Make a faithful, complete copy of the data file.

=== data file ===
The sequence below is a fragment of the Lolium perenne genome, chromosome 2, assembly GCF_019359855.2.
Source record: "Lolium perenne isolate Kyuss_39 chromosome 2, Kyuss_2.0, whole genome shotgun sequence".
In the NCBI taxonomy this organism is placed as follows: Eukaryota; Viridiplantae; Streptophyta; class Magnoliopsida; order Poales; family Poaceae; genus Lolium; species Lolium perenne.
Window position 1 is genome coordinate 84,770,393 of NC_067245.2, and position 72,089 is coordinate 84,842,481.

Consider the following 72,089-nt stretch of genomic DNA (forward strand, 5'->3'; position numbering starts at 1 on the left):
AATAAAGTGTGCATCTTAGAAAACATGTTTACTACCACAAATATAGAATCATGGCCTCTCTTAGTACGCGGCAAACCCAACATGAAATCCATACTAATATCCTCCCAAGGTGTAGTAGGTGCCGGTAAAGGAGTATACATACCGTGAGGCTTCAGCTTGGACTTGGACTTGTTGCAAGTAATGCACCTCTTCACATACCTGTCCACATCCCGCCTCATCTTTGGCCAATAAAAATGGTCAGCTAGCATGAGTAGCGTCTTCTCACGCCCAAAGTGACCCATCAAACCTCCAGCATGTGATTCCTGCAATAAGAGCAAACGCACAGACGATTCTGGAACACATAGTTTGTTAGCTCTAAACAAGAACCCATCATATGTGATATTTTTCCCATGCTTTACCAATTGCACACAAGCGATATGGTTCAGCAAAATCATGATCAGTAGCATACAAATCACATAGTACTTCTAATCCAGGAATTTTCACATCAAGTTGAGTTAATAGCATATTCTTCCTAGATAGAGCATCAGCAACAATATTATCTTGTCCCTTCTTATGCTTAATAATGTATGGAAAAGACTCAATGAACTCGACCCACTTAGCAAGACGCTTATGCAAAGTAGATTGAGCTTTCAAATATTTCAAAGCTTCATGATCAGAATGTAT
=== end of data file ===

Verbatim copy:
The sequence below is a fragment of the Lolium perenne genome, chromosome 2, assembly GCF_019359855.2.
Source record: "Lolium perenne isolate Kyuss_39 chromosome 2, Kyuss_2.0, whole genome shotgun sequence".
In the NCBI taxonomy this organism is placed as follows: Eukaryota; Viridiplantae; Streptophyta; class Magnoliopsida; order Poales; family Poaceae; genus Lolium; species Lolium perenne.
Window position 1 is genome coordinate 84,770,393 of NC_067245.2, and position 72,089 is coordinate 84,842,481.

Consider the following 72,089-nt stretch of genomic DNA (forward strand, 5'->3'; position numbering starts at 1 on the left):
AATAAAGTGTGCATCTTAGAAAACATGTTTACTACCACAAATATAGAATCATGGCCTCTCTTAGTACGCGGCAAACCCAACATGAAATCCATACTAATATCCTCCCAAGGTGTAGTAGGTGCCGGTAAAGGAGTATACATACCGTGAGGCTTCAGCTTGGACTTGGACTTGTTGCAAGTAATGCACCTCTTCACATACCTGTCCACATCCCGCCTCATCTTTGGCCAATAAAAATGGTCAGCTAGCATGAGTAGCGTCTTCTCACGCCCAAAGTGACCCATCAAACCTCCAGCATGTGATTCCTGCAATAAGAGCAAACGCACAGACGATTCTGGAACACATAGTTTGTTAGCTCTAAACAAGAACCCATCATATGTGATATTTTTCCCATGCTTTACCAATTGCACACAAGCGATATGGTTCAGCAAAATCATGATCAGTAGCATACAAATCACATAGTACTTCTAATCCAGGAATTTTCACATCAAGTTGAGTTAATAGCATATTCTTCCTAGATAGAGCATCAGCAACAATATTATCTTGTCCCTTCTTATGCTTAATAATGTATGGAAAAGACTCAATGAACTCGACCCACTTAGCAAGACGCTTATGCAAAGTAGATTGAGCTTTCAAATATTTCAAAGCTTCATGATCAGAATGTAT